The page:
One Thing at a Time
The not-so-smart habit you’ve been getting away with is even less smart in college.
By Jasmin Suknanan, Stony Brook University
Remember when you were the genius in the room if you could write a perfect paper, eat your spaghetti dinner and answer your best friend’s paragraph-long text messages at the same time?
And if you could watch TV, solve calculus problems and shovel spoonfuls of chocolate cake into your mouth, you might as well have been valedictorian. Those were the days when it seemed like productivity was at 100 percent and you could actually go to sleep before midnight.
Why wouldn’t this be the most efficient way of getting multiple tasks done in a short amount of time? Instead of taking three hours to finish three separate tasks that it would have taken you an hour each to complete, you could do them all in one go and shave off two hours. In high school, as a die-hard multitasker, I saved myself a lot of time and even won a few extra hours of beauty sleep by tackling multiple assignments at once.
In fact, multitasking was how I did about 90 percent of the assignments I had to get done for school. I’d sit on my bed or at the dining room table, and I’d lay out all my homework and study materials right in front of me. I could choose to start reading the assigned chapters in the history textbook for about twenty minutes, before I decided that I wanted to catch re-runs of “Hannah Montana” while I read. I could also watch YouTube tutorials on how to solve a physics problem I was stuck on, while I annotated and highlighted chapters in the textbook.
But, I’d never mix subjects when multitasking. You can’t read a book for English class while you solve rate of change problems; that’s just stupid. Completing my tasks two or three at a time was my secret to getting good grades and still being able to sleep adequately at night. But, then I left high school, and my habits proved that there was a fatal flaw that I had overlooked.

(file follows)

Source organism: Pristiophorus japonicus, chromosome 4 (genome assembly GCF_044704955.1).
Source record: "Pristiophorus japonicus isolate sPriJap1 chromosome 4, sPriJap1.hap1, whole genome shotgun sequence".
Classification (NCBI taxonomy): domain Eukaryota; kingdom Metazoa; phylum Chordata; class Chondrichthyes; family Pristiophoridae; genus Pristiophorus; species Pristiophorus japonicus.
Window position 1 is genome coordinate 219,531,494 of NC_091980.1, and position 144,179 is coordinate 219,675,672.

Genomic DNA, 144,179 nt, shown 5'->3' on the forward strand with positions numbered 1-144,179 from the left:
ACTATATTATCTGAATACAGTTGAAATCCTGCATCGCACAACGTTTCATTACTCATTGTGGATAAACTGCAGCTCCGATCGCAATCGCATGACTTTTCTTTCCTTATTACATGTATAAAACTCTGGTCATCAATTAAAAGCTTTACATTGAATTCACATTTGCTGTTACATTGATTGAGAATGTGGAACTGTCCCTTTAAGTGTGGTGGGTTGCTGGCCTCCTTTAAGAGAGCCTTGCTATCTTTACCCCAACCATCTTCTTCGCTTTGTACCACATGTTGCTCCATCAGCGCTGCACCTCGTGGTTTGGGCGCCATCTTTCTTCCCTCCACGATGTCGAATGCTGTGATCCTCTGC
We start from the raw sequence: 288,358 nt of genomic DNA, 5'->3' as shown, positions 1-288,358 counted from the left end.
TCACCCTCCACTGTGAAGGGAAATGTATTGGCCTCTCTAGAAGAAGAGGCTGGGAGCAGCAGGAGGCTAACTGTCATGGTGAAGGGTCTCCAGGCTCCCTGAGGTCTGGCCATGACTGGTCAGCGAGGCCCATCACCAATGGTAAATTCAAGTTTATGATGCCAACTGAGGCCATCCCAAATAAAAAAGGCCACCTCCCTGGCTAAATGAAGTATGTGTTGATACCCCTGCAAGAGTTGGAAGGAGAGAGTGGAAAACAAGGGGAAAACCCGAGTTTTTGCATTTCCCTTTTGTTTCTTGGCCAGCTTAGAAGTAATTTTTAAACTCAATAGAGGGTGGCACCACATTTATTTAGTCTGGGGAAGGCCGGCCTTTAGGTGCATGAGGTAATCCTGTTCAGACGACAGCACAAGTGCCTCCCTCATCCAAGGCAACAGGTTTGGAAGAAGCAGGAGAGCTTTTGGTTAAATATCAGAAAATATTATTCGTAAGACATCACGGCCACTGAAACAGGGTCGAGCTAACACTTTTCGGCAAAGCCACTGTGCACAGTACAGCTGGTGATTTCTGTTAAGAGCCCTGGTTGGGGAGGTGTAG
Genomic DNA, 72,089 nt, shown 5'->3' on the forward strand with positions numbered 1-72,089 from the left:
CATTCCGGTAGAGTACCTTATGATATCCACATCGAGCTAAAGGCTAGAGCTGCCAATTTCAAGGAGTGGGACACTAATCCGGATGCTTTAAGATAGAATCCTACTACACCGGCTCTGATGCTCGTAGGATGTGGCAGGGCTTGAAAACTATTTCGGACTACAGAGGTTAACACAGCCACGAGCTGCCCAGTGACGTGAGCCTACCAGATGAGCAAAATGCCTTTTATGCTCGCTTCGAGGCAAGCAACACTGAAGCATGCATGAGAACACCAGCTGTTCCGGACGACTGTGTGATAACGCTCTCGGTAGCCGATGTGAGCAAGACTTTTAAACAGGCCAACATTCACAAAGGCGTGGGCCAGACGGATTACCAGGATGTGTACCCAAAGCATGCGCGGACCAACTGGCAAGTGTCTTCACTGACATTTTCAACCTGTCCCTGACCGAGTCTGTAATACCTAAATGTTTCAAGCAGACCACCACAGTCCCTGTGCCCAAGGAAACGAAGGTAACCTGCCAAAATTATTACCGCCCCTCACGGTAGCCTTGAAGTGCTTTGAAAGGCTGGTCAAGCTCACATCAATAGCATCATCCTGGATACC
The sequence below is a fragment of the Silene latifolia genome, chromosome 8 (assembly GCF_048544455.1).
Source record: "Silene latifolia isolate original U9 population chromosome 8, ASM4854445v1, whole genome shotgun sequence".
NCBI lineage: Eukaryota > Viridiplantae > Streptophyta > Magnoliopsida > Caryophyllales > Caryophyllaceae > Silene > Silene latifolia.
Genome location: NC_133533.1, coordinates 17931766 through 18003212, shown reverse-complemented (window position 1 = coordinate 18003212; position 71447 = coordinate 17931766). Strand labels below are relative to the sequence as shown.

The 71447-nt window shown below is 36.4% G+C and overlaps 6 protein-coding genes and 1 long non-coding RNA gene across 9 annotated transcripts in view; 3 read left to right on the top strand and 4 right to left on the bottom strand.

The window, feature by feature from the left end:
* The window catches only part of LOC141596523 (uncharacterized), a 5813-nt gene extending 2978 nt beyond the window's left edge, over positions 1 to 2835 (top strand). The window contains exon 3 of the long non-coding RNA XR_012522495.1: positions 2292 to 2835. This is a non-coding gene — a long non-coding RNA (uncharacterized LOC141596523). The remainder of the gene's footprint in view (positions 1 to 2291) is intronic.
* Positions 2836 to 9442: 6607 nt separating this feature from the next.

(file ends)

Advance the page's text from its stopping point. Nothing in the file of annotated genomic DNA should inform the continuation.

It’s really hard for your brain to concentrate on more than one task at a time. In a CNN article, Dr. Sanjay Gupta describes how even when you’re juggling two activities at once, you’re actually not. Wait, what?
Essentially, your attention is constantly being diverted between the two activities. Moving your attention from one part of your brain to another takes a lot of energy, and can leave you feeling drained if you aren’t careful. You’re basically using one activity to distract yourself from doing the other activity properly.
It’s no secret that humans can shift their attention in a split second—you probably experience this every time you get distracted by a cute puppy on the street. But, according to Dr. Gupta, this isn’t as important as the frequency of signal transmissions (bandwidth) your brain requires in order to move attention back and forth. This is where you might find that the quality of your finished work has diminished.